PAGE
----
ABORT(3) Linux Programmer's Manual ABORT(3)
abort - cause abnormal process termination
#include <stdlib.h> void abort(void);
The abort() first unblocks the SIGABRT signal, and then raises that signal for the calling process (as though raise(3) was called). This results in the abnormal termination of the process unless the SIGABRT signal is caught and the signal handler does not return (see longjmp(3)). If the abort() function causes process termination, all open streams are closed and flushed. If the SIGABRT signal is ignored, or caught by a handler that returns, the abort() function will still terminate the process. It does this by restoring the default disposition for SIGABRT and then raising the signal for a second time.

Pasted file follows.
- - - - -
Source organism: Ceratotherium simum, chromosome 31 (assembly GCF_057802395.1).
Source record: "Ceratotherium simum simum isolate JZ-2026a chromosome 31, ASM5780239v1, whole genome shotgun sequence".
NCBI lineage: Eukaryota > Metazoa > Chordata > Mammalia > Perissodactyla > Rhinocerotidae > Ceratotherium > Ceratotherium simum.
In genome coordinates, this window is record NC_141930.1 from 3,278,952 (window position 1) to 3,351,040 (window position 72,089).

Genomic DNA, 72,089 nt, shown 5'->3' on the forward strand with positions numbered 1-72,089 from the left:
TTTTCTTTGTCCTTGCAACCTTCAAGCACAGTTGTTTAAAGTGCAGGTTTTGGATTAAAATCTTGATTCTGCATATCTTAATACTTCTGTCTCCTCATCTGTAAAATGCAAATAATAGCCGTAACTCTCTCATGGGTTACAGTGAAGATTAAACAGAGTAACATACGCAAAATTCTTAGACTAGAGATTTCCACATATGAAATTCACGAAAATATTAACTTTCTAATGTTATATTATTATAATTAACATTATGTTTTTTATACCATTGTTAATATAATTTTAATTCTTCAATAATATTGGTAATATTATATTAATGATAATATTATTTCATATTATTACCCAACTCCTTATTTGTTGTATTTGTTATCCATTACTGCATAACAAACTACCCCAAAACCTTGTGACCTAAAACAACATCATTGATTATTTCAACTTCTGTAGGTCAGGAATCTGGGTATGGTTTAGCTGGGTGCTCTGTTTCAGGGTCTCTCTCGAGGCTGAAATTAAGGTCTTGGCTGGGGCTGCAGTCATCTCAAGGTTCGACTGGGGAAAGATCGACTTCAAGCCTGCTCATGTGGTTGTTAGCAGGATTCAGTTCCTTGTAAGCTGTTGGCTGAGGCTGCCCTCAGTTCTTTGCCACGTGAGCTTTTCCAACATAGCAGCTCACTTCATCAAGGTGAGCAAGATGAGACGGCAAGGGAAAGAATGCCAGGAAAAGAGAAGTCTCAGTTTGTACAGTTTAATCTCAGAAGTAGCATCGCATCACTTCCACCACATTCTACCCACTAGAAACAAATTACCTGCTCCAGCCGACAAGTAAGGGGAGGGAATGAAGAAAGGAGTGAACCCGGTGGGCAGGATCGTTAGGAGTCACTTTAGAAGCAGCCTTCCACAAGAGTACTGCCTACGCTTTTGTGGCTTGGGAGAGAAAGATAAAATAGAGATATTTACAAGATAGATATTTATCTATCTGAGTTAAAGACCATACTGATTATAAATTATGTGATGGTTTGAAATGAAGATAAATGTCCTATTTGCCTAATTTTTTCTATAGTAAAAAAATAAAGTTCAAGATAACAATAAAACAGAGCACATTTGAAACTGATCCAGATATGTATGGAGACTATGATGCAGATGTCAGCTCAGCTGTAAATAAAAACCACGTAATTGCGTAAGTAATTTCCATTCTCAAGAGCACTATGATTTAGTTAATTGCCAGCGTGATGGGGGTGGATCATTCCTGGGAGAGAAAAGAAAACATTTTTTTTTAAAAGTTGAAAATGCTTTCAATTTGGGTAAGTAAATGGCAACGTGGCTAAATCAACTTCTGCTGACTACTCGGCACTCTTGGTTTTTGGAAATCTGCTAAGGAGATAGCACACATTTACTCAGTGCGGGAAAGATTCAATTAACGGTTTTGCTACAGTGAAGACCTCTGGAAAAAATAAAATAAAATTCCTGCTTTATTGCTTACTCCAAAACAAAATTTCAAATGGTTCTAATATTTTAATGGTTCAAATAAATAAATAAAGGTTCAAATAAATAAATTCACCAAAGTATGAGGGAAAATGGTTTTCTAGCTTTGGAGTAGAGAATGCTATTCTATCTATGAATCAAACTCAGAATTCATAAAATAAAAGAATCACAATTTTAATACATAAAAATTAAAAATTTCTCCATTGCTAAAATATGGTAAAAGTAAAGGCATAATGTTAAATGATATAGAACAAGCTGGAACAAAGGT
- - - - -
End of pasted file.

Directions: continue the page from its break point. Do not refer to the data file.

The abort() function never returns.
For an explanation of the terms used in this section, see attributes(7). ┌──────────┬───────────────┬─────────┐ │Interface │ Attribute │ Value │ ├──────────┼───────────────┼─────────┤ │abort() │ Thread safety │ MT-Safe │ └──────────┴───────────────┴─────────┘
SVr4, POSIX.1-2001, POSIX.1-2008, 4.3BSD, C89, C99.
gdb(1), sigaction(2), exit(3), longjmp(3), raise(3)
This page is part of release 4.10 of the Linux man-pages project. A description of the project, information about reporting bugs, and the latest version of this page, can be found at https://www.kernel.org/doc/man-pages/. GNU 2015-03-02 ABORT(3)
Pages that refer to this page: assert(3), assert_perror(3), mallopt(3), mcheck(3), stdio(3), signal(7), signal-safety(7)
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